By David Slone
WARSAW – Before the Common Council heard the second half of the city departments’ proposed budgets for 2023 on Monday, they heard Warsaw’s assessed valuation has increased significantly.
The Council heard the first half of the city departments’ proposed 2023 budgets on Aug. 1.
“As a general comment, our assessed valuation has come in. Significantly higher, and to that end, that will have certainly a positive impact to keep that tax rate down. We will get a little more detail on that as we get through the budget,” Mayor Joe Thallemer told the Council.
When preparing the budget, he said the city doesn’t use the new certified value but the city is instructed by the Department of Local Government Finance to use 90% of that value.
Thallemer also told the Council the city’s health insurance will probably have another favorable year.
“We’ve had good claims experience. We won’t have a negative, we won’t have a minus, but we will probably have a pretty low increase, probably somewhere under 4% would be my guess,” he said.
The medical trust board will vote on the rates later this month.
Airport Manager Nick King presented the first budgets Monday to the Council. He started out, however, giving a big thank-you to Kent King, the airport’s line supervisor who retired Monday after 34 years and 6 months of service.
“He took me from a greenhorn 26-year-old airport manager, and really helped shape me into the manager I am today by training me the field side of things,” King said.
The aviation general fund proposed budget for 2023 is $1,206,944, a 1.4% decrease from 2022’s $1,224,074.
Hal Heagy, Oakwood Cemetery sexton, had two budgets to present. They were the same as he presented to the Oakwood Board of Regents Aug. 4.
The cemetery budget is proposed at $860,377 for 2023, a 20.5% increase from 2022’s $714,167.
“This year is probably my biggest year in going up, which I’ll explain,” Heagy said, adding that a lot of it is in salary. He is trying to add another employee for 2023. Other costs that have gone up include fuel and supplies. The cemetery is also taking on the responsibility of mowing at the police department.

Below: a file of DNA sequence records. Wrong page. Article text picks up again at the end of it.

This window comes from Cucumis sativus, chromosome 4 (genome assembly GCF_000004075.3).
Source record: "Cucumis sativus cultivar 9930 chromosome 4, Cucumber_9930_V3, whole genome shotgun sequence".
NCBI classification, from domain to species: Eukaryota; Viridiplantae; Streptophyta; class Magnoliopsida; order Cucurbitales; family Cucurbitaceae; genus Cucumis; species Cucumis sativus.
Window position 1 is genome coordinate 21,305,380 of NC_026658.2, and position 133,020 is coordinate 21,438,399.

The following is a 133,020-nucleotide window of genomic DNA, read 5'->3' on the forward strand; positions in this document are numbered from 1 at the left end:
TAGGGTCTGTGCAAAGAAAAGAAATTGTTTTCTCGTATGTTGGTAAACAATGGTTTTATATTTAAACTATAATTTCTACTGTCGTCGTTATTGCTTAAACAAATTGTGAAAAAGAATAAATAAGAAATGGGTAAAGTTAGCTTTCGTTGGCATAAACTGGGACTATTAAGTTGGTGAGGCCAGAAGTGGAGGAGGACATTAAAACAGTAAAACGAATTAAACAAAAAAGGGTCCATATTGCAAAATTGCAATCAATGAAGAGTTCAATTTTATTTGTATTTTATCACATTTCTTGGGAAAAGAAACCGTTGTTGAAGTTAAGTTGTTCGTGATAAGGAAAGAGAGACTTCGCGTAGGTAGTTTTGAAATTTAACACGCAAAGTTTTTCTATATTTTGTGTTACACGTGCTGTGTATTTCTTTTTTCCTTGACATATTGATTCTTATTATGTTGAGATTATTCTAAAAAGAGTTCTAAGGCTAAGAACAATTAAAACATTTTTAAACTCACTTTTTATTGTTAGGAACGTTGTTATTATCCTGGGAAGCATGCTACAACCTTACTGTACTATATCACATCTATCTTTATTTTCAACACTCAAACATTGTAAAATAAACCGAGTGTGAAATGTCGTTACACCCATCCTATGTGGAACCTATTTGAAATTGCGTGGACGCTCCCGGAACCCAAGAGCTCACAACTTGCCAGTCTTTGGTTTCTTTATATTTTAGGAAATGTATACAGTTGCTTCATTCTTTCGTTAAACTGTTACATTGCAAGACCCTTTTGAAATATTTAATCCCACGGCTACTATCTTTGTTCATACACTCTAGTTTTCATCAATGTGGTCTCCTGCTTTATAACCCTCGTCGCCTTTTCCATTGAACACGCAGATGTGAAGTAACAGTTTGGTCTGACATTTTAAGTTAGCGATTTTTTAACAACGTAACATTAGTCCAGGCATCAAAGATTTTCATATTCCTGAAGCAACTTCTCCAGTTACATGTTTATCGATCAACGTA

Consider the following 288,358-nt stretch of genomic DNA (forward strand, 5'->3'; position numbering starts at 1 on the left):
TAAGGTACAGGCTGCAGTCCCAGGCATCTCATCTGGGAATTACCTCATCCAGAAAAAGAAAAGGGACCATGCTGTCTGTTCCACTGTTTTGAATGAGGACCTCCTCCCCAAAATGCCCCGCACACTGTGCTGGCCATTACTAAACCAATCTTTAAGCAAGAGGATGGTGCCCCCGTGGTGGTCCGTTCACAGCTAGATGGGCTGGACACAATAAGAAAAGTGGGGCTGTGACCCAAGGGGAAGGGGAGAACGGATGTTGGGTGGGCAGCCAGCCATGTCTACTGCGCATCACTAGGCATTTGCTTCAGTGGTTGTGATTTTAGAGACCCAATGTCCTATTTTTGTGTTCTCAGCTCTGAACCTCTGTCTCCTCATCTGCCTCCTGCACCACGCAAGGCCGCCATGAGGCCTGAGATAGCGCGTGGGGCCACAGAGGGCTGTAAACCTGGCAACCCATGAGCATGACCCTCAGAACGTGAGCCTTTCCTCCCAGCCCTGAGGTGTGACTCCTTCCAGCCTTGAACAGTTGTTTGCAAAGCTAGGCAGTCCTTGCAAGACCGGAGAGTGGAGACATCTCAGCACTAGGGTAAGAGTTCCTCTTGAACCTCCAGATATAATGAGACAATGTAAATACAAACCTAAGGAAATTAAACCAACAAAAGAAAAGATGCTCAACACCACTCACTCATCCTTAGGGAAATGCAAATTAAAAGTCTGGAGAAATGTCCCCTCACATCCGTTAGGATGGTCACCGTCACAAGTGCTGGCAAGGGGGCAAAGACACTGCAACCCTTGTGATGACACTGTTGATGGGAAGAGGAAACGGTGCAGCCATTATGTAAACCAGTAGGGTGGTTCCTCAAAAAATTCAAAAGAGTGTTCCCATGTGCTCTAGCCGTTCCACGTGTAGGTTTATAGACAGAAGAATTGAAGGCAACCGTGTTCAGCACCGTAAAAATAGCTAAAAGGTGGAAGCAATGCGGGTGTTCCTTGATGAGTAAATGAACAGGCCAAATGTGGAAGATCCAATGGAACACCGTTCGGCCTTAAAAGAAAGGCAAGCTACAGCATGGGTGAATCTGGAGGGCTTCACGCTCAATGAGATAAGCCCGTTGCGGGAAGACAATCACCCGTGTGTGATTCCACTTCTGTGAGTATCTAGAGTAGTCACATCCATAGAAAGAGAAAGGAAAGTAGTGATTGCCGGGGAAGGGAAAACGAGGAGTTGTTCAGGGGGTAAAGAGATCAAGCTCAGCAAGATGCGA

The other budget he presented was the cemetery permanent fund. It is not tax-supported but is generated from half of the proceeds from lot sales. It is proposed at $82,000 for 2023, a 37.5% decrease from 2022’s $111,500.
Parks and Recreation Department Superintendent Larry Plummer presented the same three budgets he presented at the Parks Board meeting in July.
The Parks budget is proposed at $3,222,500, a 10% increase. Plummer attributed that to the airport park development at $100,000, land acquisition at $45,000, office/garage payment of $200,000, HIre Park restrooms at $60,000 and professional services at $93,000.
The parks non-reverting fund is not a tax-supported budget but generated from program fees. It is budgeted at a proposed $23,350 for 2023.
The parks non-reverting capital fund is supported from rental fees of the Nye Youth Cabin, Fireman’s Building and kayak kiosks. It is proposed at $20,000 for 2023.
Human Resource Director Denny Harlan presented his sole budget, proposed at $263,124 for 2023, an increase of $32,024 over the 2022 budget of $231,082.